<v Samantha Dean>What should your attitudes and approaches be to sex play in a child, <v Samantha Dean>you know, experimentation, playing doctors. <v Samantha Dean>And-. <v Dr. Mary Calderone>This is part of growing up. This is part of the experimentation of discovering another <v Dr. Mary Calderone>person's body besides your own. <v Dr. Mary Calderone>And again, it's not shouldn't be made a matter of big, you know, story <v Dr. Mary Calderone>or hoop-dee-do, but taken as it goes. <v Dr. Mary Calderone>All parents have gone through it and they lived through it. <v Dr. Mary Calderone>And they become perfectly normal, happy people, I presume. <v Dr. Mary Calderone>And children will keep on doing this till the ends of their day, till the end of mankind. <v Dr. Mary Calderone>I don't think it's a matter of tremendous concern. <v Dr. Mary Calderone>And I think it's a great pity if a big hassle is made of <v Dr. Mary Calderone>it in a neighborhood. Let's say if a little boy is found, as most little boys always <v Dr. Mary Calderone>do, picking up a little girl's skirts to see how a little girl is made. <v Dr. Mary Calderone>Little girls peek into the bathroom when the little boys are going to the bathroom. <v Dr. Mary Calderone>See how little boys are made. This is par for the course, they want to know. <v Samantha Dean>Because most the books that you read nowadays on sex play. Advised the parents to take a rather intellectual approach to it and certainly encourage questions and answer the questions, but advise the child that a more active approach to the subject is just not appropriate at the moment.
<v Samantha Dean>Which-. <v Dr. Mary Calderone>That's kind of intellectual, isn't it? <v Samantha Dean>It is, exactly. And I didn't-. <v Dr. Mary Calderone>It seems to me that one should not make too much of a thing about it. <v Speaker>I like to ask you a question, the other side of the coin approximately. <v Speaker>I'm sure it's difficult to say exactly, but what percentage of patients in America <v Speaker>are female? <v Speaker>That is, persons who seek help for emotional pain or institutionalized? <v Speaker>Well, Phyllis Chesler was one of the first people to really go <v Speaker>into this very carefully. And she concludes that women <v Speaker>far outnumber males in all kinds of psychiatric and <v Speaker>therapy, mental health therapy situations. <v Speaker>So what conclusions do you draw from this? <v Speaker>One model almost imagined that there are certain psychoses or disorders which are <v Speaker>uniquely female by this statistic. <v Speaker>I think that's probably true. Jesse Bernard, who's a very famous sociologist and who has <v Speaker>made a profession of her professional interest, has been marriage,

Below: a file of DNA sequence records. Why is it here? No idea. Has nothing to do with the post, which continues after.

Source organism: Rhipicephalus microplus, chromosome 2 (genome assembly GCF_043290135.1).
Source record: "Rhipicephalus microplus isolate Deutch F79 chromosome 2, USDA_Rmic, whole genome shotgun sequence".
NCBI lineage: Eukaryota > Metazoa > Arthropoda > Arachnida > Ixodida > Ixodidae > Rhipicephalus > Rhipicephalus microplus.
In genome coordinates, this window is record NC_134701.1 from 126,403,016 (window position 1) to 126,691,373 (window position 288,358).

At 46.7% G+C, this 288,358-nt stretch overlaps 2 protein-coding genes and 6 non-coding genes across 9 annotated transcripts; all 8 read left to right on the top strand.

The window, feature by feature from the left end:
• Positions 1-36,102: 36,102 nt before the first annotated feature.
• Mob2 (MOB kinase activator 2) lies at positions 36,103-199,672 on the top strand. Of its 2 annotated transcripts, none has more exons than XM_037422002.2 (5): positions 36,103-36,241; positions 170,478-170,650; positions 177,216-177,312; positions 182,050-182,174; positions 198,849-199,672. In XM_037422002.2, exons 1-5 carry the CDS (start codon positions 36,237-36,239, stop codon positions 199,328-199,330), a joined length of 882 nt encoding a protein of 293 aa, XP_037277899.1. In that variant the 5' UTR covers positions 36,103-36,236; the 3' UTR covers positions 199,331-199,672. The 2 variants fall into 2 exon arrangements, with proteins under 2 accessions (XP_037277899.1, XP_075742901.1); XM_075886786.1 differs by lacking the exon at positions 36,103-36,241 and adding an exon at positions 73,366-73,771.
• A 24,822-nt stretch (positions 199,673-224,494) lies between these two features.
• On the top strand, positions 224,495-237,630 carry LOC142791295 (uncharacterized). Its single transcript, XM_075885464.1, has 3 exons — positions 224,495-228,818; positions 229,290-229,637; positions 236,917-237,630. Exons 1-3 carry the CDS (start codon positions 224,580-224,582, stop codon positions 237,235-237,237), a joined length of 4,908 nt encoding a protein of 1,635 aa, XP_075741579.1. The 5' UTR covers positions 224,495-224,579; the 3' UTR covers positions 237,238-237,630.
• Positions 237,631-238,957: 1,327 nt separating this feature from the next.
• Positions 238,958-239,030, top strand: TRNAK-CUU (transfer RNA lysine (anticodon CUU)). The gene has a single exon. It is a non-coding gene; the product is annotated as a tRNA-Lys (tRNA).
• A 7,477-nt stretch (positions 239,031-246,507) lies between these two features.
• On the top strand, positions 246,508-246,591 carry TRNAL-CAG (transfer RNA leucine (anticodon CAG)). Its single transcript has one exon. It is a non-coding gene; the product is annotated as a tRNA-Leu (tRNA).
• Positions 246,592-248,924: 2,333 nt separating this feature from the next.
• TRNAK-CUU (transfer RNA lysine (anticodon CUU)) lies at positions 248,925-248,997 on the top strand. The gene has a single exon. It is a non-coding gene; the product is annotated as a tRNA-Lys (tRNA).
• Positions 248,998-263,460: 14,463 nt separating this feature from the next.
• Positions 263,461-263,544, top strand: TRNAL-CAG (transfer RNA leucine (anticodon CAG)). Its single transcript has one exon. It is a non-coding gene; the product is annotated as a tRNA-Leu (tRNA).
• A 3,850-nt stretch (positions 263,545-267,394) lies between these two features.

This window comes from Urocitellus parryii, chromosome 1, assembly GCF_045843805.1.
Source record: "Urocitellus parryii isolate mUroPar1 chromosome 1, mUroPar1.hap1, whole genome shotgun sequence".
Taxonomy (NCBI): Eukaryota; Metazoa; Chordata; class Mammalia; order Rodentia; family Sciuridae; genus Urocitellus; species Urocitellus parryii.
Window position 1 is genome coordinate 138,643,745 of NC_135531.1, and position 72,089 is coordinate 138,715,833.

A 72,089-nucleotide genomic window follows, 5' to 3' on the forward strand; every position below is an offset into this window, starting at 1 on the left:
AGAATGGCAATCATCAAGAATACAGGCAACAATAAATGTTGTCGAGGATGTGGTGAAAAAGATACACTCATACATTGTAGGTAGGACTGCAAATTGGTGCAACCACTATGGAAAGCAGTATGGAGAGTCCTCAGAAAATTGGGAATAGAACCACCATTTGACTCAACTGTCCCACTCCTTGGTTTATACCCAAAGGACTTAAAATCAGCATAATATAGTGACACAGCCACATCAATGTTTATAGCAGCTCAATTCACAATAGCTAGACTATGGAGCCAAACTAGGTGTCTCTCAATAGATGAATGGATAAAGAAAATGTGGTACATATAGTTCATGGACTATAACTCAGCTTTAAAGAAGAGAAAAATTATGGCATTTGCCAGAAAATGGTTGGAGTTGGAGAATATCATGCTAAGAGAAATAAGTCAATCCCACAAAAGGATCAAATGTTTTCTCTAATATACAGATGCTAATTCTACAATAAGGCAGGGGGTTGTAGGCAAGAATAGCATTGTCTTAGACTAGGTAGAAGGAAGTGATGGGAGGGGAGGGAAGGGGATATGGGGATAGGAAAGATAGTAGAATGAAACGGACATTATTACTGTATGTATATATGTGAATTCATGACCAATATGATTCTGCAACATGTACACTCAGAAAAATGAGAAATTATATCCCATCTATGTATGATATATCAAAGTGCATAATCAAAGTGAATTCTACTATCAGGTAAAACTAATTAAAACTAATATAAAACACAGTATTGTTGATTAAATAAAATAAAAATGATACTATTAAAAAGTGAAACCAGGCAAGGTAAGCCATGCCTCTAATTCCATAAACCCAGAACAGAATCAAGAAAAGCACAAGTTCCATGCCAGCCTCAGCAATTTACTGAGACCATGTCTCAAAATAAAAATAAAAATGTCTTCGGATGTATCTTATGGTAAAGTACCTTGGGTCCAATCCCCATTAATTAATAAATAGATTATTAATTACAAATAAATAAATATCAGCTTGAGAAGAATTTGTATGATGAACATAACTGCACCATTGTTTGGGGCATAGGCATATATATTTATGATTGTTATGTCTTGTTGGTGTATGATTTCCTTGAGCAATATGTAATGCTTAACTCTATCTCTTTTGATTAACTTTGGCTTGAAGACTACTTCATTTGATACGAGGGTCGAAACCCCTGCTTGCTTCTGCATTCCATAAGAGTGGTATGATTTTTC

<v Speaker>concludes in her book Women in the Public Interest. <v Speaker>And another book that she wrote called The Future of Marriage that marriage drives women <v Speaker>crazy. She compares the man's marriage and the woman's marriage. <v Speaker>And she makes the point that marriage for men is a very good deal <v Speaker>in terms of his psychological health and so on. <v Speaker>For a woman who is not a single, men have a higher rate of <v Speaker>mental illness than married men, but single women have a lower rate <v Speaker>of mental health problems than married women. <v Speaker>Well, when you're talking about mental health problems, which which women suffer from <v Speaker>now, what are you talking about? Things like depression, psychosomatic illnesses or <v Speaker>anything that drives a woman to seek professional help because <v Speaker>of a, quote, emotional problem is comes into that category of a mental <v Speaker>health problem. And for some women, it might simply be the feeling that life was <v Speaker>not allowing them a normal amount of satisfaction, <v Speaker>just a feeling of dissatisfaction for other women.
<v Speaker>It might be a fear that they were going to commit suicide or perhaps murder <v Speaker>or whatever. <v Speaker>People have recognized for a long time that there tended to be many more women in <v Speaker>analysis than in therapy than men. <v Speaker>And one of the explanations for that was that it's more proper in our society <v Speaker>for a woman to admit that she needs help. <v Speaker>It's part of the traditional training of women for them to seek help. <v Speaker>Doctors in medical professions that is physical, non mental <v Speaker>health problems have also noticed that they have more women patients and they have <v Speaker>concluded male doctors have concluded that this is because it is <v Speaker>OK for a woman to say she's in pain and it's not proper for a man to say that. <v Speaker>And I think that's one of the reasons women seek medical help of all kinds more readily. <v Speaker>Did you find out about the female therapists in the field currently to date? <v Speaker>Do you think they're just reflecting the teachings of their. <v Speaker>And some are. Some aren't. <v Speaker>And some do in some ways and not in others. <v Speaker>For example, my advice to women who are trying